Measurement of the trigonometric base performed on the Appian Way

Angelo Secchi
“Veduta generale dell’apparato per la misura della base al principio avanti al monumento di Cecilia Metella”
Misura della Base Trigonometrica eseguita sulla Via Appia
per ordine del Governo Pontificio nel 1854-55
, Roma, Tipografia della Rev. Camera Apostolica, 1858
[Plate in the front of the frontispiece]
incisione, 300 x 200 mm
Library of INAF-Astrophysical Observatory of Turin

The measurement of the geodetic base on the Appian Way, coordinated and accomplished by Fr. Angelo Secchi, was a threefold interest: the purely geodetic one, because the base was the side measured on the ground which provided a scale to the whole triangulation, the historical-scientific one, because the base on the Appian Way, already been measured by Boscovich a century earlier, had been the subject of a scientific controversy, and the historical-archaeological, since in those years the Appian Way and many Roman monuments that meet nearby had returned to new light following a great excavation work by the architect and archaeologist Luigi Canina. In the introductory chapter of the memory dedicated to measurement operations, Father Secchi eviscerates all three of these aspects, obviously describing the importance of the measure for the geodetic and topographical operations in the Papal States and in the whole Southern Italy, not neglecting the historical-archaeological aspect: moreover, along the Appian Way were still recognizable the places of the original milestones and it was therefore possible to establish a good correspondence between the ancient and modern linear unit of measure.
The measurement operation of a geodetic base, carried on by the means of the time, is the most delicate one can imagine: it was necessary to measure a tract of open terrain, several kilometers long, overcoming the local asperities and fixing the extremes of the measured tract with signals visible from away and possibly at horizon sight for subsequent operations. In the placement of the extremes, and therefore in the measure of length, it was hoped to attain a relative precision of the order of the millionth: for a base of 12 kilometers, like the Roman one, this meant measuring the length with an error of the order of the centimeter. Despite the difference between the principle of the base (in front of the mausoleum of Cecilia Metella), and its end (at the Frattocchie) was quite hard (125.21 meters according to levelling for the purpose instituted, described in the chapters III and IV of the memory), the Appian Way, with its almost exactly rectilinear conformation, did not require demanding preparatory work; nevertheless, every precaution would be needed to ensure the result. In the various chapters of the Father Secchi’s Memory , after an historical introduction (head I), shows with high detail the criteria that led to the choice of instruments (head II) and the way in which they were used, as suggested by the direct experience of his staff and the assistants assisting him, for alignment (head V).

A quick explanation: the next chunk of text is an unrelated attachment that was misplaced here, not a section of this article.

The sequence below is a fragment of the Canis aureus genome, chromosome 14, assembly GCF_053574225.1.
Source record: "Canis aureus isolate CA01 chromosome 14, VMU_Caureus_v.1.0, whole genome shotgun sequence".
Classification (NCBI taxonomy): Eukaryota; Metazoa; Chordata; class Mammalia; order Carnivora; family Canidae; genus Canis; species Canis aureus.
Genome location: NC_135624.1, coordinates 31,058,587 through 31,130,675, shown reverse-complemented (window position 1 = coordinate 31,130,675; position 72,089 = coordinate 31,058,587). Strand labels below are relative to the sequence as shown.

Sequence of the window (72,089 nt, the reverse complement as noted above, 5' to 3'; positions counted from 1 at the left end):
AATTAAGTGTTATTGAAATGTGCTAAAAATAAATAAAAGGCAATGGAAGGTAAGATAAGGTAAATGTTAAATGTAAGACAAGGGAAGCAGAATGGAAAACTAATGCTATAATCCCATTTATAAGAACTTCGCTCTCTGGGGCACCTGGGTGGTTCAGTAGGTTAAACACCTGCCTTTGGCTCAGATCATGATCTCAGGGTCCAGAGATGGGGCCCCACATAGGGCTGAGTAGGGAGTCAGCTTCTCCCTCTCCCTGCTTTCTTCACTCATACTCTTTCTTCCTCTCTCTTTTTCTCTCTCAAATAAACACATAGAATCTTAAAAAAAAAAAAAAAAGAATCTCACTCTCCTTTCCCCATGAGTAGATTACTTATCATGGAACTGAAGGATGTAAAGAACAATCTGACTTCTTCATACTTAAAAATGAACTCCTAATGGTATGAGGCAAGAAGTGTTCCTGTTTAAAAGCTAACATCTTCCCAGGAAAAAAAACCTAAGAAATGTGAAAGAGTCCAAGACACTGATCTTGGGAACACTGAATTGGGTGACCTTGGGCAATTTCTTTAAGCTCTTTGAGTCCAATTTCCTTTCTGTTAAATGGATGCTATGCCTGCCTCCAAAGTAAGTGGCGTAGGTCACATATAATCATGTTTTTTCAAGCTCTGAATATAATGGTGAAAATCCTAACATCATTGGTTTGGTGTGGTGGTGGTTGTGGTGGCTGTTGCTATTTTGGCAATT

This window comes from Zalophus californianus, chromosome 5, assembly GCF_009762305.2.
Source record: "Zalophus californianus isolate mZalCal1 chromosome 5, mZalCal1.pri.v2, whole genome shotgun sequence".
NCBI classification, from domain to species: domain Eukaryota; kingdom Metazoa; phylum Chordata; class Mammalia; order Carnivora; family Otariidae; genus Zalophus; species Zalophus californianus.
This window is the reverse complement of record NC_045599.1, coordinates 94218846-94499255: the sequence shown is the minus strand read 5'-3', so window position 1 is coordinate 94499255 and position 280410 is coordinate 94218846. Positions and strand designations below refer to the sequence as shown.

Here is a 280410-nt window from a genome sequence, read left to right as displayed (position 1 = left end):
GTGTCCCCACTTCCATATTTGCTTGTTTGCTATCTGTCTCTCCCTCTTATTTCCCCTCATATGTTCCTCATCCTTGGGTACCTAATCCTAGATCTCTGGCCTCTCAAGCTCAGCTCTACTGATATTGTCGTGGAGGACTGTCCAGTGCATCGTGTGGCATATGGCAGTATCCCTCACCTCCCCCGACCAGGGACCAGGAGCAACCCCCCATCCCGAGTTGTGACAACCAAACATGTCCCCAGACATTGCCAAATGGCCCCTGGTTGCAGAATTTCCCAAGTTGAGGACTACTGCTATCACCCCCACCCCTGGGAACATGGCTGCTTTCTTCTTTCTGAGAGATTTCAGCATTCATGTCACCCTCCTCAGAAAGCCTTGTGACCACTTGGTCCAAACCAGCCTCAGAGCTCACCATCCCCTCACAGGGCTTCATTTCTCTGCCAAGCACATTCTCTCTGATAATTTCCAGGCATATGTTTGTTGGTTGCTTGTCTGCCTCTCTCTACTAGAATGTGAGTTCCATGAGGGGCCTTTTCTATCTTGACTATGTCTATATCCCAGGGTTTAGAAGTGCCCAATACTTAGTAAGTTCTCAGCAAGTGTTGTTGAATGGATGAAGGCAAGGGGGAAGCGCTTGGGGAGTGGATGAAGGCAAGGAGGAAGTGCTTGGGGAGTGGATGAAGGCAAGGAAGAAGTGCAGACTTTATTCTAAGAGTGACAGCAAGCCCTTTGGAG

In particular, the instruments, being of new conception (Secchi adopted the method conceived by the Italian engineer Ignazio Porro, who had installed in Paris a workshop for the production of instruments of geodesy and topography, and which substituted the numerous “Tese” To be approached in succession with a series of microscopes bearing banquets, using only one “tense” to measure the distances between the microscopes themselves (Figure 1) are the subject of a detailed description, including the many modifications introduced to facilitate the Operations (head VI). Follow the methods of reduction and calculation (heads VI and VII), also very detailed, and of course the results of the measure (chapters IX-XI), referred to the amplitude allowed by keeping the volume within a reasonable size. The volume ends with an appendix, where the previous measure of Boscovich and Maire and the subsequent criticisms of the French geographers engineers, are rediscussed in order to resolve the dispute.

Giuseppe Massone, INAF-Osservatorio Astrofisico di Torino